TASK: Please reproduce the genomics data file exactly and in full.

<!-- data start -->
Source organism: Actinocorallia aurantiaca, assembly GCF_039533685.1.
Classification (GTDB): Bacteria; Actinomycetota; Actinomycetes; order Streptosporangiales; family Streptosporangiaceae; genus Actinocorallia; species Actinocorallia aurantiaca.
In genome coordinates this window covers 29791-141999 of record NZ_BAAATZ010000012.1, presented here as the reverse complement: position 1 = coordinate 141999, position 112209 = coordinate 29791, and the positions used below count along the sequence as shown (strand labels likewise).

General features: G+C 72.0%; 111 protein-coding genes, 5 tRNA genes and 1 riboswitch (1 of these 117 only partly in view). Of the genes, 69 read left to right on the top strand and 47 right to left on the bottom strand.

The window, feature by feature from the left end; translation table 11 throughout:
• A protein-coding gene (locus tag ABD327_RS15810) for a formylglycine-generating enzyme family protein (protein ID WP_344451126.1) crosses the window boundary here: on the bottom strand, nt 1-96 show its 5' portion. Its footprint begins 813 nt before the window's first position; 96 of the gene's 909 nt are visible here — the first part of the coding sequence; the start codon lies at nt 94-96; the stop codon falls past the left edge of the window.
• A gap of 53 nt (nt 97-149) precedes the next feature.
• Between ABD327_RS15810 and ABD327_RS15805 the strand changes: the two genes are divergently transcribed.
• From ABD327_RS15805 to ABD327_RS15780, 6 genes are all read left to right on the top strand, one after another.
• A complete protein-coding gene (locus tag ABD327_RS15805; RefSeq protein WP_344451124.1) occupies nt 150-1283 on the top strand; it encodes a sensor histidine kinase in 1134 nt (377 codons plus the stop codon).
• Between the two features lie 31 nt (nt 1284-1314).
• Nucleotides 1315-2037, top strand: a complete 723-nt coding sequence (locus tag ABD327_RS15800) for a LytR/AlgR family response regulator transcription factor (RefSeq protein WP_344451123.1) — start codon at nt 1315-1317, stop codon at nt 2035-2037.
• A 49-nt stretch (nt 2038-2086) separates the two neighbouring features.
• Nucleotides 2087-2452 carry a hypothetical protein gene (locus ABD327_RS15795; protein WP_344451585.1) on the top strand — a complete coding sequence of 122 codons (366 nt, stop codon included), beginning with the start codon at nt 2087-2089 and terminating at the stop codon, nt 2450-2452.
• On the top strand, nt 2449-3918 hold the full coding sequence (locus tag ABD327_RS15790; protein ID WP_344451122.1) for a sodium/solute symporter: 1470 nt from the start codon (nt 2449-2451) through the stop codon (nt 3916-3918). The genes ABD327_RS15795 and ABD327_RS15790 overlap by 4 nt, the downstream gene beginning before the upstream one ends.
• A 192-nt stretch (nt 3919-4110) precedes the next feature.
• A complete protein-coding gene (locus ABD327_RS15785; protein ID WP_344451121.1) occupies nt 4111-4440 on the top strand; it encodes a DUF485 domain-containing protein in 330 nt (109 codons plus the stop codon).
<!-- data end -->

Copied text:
Source organism: Actinocorallia aurantiaca, assembly GCF_039533685.1.
Classification (GTDB): Bacteria; Actinomycetota; Actinomycetes; order Streptosporangiales; family Streptosporangiaceae; genus Actinocorallia; species Actinocorallia aurantiaca.
In genome coordinates this window covers 29791-141999 of record NZ_BAAATZ010000012.1, presented here as the reverse complement: position 1 = coordinate 141999, position 112209 = coordinate 29791, and the positions used below count along the sequence as shown (strand labels likewise).

General features: G+C 72.0%; 111 protein-coding genes, 5 tRNA genes and 1 riboswitch (1 of these 117 only partly in view). Of the genes, 69 read left to right on the top strand and 47 right to left on the bottom strand.

The window, feature by feature from the left end; translation table 11 throughout:
• A protein-coding gene (locus tag ABD327_RS15810) for a formylglycine-generating enzyme family protein (protein ID WP_344451126.1) crosses the window boundary here: on the bottom strand, nt 1-96 show its 5' portion. Its footprint begins 813 nt before the window's first position; 96 of the gene's 909 nt are visible here — the first part of the coding sequence; the start codon lies at nt 94-96; the stop codon falls past the left edge of the window.
• A gap of 53 nt (nt 97-149) precedes the next feature.
• Between ABD327_RS15810 and ABD327_RS15805 the strand changes: the two genes are divergently transcribed.
• From ABD327_RS15805 to ABD327_RS15780, 6 genes are all read left to right on the top strand, one after another.
• A complete protein-coding gene (locus tag ABD327_RS15805; RefSeq protein WP_344451124.1) occupies nt 150-1283 on the top strand; it encodes a sensor histidine kinase in 1134 nt (377 codons plus the stop codon).
• Between the two features lie 31 nt (nt 1284-1314).
• Nucleotides 1315-2037, top strand: a complete 723-nt coding sequence (locus tag ABD327_RS15800) for a LytR/AlgR family response regulator transcription factor (RefSeq protein WP_344451123.1) — start codon at nt 1315-1317, stop codon at nt 2035-2037.
• A 49-nt stretch (nt 2038-2086) separates the two neighbouring features.
• Nucleotides 2087-2452 carry a hypothetical protein gene (locus ABD327_RS15795; protein WP_344451585.1) on the top strand — a complete coding sequence of 122 codons (366 nt, stop codon included), beginning with the start codon at nt 2087-2089 and terminating at the stop codon, nt 2450-2452.
• On the top strand, nt 2449-3918 hold the full coding sequence (locus tag ABD327_RS15790; protein ID WP_344451122.1) for a sodium/solute symporter: 1470 nt from the start codon (nt 2449-2451) through the stop codon (nt 3916-3918). The genes ABD327_RS15795 and ABD327_RS15790 overlap by 4 nt, the downstream gene beginning before the upstream one ends.
• A 192-nt stretch (nt 3919-4110) precedes the next feature.
• A complete protein-coding gene (locus ABD327_RS15785; protein ID WP_344451121.1) occupies nt 4111-4440 on the top strand; it encodes a DUF485 domain-containing protein in 330 nt (109 codons plus the stop codon).